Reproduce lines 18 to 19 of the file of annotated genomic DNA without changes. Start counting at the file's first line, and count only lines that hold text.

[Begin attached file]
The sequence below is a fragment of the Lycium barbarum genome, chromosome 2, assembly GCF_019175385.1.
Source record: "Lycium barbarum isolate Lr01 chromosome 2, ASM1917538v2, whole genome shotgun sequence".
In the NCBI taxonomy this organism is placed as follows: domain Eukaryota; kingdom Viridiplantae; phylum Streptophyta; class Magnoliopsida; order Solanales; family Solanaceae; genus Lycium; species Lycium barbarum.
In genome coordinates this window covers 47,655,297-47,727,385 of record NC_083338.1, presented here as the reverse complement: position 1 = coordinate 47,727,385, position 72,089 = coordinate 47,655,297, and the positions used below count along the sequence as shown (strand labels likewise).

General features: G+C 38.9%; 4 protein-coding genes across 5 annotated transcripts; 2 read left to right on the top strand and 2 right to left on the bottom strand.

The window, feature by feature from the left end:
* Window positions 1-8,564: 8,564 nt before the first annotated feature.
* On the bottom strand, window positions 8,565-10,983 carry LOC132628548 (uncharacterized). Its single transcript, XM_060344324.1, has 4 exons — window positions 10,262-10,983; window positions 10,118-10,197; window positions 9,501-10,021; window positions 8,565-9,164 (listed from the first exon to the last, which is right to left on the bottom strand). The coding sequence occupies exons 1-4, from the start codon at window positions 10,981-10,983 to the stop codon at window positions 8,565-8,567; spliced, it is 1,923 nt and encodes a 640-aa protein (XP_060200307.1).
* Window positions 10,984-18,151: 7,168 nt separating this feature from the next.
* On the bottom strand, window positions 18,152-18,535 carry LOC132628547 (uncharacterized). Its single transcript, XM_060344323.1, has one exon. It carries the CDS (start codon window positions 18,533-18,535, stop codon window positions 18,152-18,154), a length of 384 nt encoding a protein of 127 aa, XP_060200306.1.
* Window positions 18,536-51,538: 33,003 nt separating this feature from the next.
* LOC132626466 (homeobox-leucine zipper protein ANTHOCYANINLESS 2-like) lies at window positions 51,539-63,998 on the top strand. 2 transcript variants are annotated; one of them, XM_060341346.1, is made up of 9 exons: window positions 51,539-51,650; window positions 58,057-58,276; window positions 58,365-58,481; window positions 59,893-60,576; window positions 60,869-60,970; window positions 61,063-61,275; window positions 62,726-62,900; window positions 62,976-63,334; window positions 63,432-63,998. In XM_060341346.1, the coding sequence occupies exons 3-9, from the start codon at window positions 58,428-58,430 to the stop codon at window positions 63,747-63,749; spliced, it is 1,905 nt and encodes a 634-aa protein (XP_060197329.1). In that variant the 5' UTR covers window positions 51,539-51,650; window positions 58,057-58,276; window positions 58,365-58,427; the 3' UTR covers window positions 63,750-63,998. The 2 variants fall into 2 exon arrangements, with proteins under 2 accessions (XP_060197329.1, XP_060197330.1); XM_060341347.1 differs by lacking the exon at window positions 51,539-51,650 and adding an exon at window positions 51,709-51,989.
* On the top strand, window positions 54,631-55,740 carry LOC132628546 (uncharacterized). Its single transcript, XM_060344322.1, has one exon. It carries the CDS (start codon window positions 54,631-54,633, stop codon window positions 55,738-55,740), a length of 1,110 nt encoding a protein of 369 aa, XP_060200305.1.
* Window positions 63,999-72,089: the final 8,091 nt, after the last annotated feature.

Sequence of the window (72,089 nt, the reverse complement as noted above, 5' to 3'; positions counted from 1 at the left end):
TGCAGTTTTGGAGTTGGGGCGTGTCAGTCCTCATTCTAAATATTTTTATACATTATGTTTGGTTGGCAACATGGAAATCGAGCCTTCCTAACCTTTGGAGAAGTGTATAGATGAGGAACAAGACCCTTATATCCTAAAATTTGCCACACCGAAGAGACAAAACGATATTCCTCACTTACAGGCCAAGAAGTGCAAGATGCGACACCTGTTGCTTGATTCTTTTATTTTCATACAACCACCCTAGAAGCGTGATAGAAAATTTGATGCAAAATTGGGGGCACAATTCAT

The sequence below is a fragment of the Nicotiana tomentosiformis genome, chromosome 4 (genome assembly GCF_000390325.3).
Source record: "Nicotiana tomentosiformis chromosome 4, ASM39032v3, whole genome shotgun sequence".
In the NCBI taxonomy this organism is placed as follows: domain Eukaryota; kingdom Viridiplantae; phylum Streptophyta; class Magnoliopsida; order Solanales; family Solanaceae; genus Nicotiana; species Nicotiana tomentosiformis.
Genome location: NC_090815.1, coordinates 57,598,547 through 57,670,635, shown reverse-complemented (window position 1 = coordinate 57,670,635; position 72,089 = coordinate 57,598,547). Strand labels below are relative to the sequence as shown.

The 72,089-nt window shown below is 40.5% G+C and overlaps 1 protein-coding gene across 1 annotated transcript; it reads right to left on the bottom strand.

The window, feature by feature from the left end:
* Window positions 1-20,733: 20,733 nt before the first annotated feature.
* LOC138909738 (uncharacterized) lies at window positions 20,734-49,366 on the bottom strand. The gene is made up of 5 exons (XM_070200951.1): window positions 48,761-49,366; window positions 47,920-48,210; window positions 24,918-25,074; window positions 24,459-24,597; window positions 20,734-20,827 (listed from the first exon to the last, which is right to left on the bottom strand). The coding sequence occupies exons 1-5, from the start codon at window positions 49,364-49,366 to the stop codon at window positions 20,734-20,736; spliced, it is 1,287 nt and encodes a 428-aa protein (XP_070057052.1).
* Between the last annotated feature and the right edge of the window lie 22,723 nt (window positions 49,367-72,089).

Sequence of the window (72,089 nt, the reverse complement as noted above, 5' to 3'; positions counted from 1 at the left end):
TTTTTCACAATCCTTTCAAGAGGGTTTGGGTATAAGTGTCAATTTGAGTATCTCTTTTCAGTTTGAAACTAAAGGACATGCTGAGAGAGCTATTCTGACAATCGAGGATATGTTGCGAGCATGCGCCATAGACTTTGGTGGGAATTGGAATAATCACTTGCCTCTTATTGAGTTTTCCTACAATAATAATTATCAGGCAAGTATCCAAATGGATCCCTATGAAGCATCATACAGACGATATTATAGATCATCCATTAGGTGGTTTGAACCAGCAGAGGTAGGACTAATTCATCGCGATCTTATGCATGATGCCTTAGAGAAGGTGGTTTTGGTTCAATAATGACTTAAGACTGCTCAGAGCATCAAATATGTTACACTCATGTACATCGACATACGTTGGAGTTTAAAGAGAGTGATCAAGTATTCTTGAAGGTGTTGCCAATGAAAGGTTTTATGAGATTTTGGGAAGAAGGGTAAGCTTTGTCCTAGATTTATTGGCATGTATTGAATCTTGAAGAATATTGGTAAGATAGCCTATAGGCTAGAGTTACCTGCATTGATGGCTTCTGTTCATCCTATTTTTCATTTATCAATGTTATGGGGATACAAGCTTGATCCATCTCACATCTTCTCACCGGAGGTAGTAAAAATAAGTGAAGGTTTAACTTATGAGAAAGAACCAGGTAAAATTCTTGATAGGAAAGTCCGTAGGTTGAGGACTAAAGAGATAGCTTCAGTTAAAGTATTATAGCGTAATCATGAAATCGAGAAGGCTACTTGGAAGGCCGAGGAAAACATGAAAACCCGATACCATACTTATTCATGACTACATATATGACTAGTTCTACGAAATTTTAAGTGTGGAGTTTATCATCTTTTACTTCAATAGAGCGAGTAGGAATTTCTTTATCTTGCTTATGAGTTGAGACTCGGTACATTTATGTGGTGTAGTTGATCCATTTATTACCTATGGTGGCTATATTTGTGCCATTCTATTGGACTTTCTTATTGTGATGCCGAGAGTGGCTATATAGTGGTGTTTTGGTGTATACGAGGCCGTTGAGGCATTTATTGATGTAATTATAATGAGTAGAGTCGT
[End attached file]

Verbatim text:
Source record: "Nicotiana tomentosiformis chromosome 4, ASM39032v3, whole genome shotgun sequence".
In the NCBI taxonomy this organism is placed as follows: domain Eukaryota; kingdom Viridiplantae; phylum Streptophyta; class Magnoliopsida; order Solanales; family Solanaceae; genus Nicotiana; species Nicotiana tomentosiformis.